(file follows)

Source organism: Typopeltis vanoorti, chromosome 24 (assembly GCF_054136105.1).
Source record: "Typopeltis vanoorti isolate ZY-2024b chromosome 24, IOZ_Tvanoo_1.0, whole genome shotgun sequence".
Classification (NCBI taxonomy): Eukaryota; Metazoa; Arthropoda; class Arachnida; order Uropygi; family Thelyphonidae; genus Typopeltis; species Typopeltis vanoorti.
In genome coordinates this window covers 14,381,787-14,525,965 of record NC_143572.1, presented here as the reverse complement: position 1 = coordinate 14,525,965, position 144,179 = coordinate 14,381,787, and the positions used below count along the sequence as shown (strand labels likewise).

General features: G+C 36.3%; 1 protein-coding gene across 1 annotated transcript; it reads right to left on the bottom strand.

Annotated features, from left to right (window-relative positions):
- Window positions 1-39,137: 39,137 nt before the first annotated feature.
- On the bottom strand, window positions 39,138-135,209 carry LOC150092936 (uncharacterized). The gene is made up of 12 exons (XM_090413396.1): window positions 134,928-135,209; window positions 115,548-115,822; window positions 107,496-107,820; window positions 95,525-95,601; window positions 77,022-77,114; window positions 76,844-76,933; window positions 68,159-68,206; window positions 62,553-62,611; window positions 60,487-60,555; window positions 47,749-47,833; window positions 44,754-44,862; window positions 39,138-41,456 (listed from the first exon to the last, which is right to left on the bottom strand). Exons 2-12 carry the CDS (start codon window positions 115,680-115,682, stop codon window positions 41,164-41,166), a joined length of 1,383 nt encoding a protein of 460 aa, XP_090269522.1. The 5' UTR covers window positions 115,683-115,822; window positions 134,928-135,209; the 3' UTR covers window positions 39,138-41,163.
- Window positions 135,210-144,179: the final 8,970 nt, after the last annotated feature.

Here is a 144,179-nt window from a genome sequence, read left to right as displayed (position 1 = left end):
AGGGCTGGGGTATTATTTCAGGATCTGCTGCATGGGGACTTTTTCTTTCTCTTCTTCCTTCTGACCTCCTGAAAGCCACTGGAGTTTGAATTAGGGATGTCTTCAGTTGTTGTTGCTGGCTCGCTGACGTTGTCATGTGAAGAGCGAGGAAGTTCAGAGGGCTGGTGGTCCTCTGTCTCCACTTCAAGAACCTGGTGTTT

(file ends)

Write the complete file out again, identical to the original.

Source organism: Typopeltis vanoorti, chromosome 24 (assembly GCF_054136105.1).
Source record: "Typopeltis vanoorti isolate ZY-2024b chromosome 24, IOZ_Tvanoo_1.0, whole genome shotgun sequence".
Classification (NCBI taxonomy): Eukaryota; Metazoa; Arthropoda; class Arachnida; order Uropygi; family Thelyphonidae; genus Typopeltis; species Typopeltis vanoorti.
In genome coordinates this window covers 14,381,787-14,525,965 of record NC_143572.1, presented here as the reverse complement: position 1 = coordinate 14,525,965, position 144,179 = coordinate 14,381,787, and the positions used below count along the sequence as shown (strand labels likewise).

General features: G+C 36.3%; 1 protein-coding gene across 1 annotated transcript; it reads right to left on the bottom strand.

Annotated features, from left to right (window-relative positions):
- Window positions 1-39,137: 39,137 nt before the first annotated feature.
- On the bottom strand, window positions 39,138-135,209 carry LOC150092936 (uncharacterized). The gene is made up of 12 exons (XM_090413396.1): window positions 134,928-135,209; window positions 115,548-115,822; window positions 107,496-107,820; window positions 95,525-95,601; window positions 77,022-77,114; window positions 76,844-76,933; window positions 68,159-68,206; window positions 62,553-62,611; window positions 60,487-60,555; window positions 47,749-47,833; window positions 44,754-44,862; window positions 39,138-41,456 (listed from the first exon to the last, which is right to left on the bottom strand). Exons 2-12 carry the CDS (start codon window positions 115,680-115,682, stop codon window positions 41,164-41,166), a joined length of 1,383 nt encoding a protein of 460 aa, XP_090269522.1. The 5' UTR covers window positions 115,683-115,822; window positions 134,928-135,209; the 3' UTR covers window positions 39,138-41,163.
- Window positions 135,210-144,179: the final 8,970 nt, after the last annotated feature.

Here is a 144,179-nt window from a genome sequence, read left to right as displayed (position 1 = left end):
AGGGCTGGGGTATTATTTCAGGATCTGCTGCATGGGGACTTTTTCTTTCTCTTCTTCCTTCTGACCTCCTGAAAGCCACTGGAGTTTGAATTAGGGATGTCTTCAGTTGTTGTTGCTGGCTCGCTGACGTTGTCATGTGAAGAGCGAGGAAGTTCAGAGGGCTGGTGGTCCTCTGTCTCCACTTCAAGAACCTGGTGTTT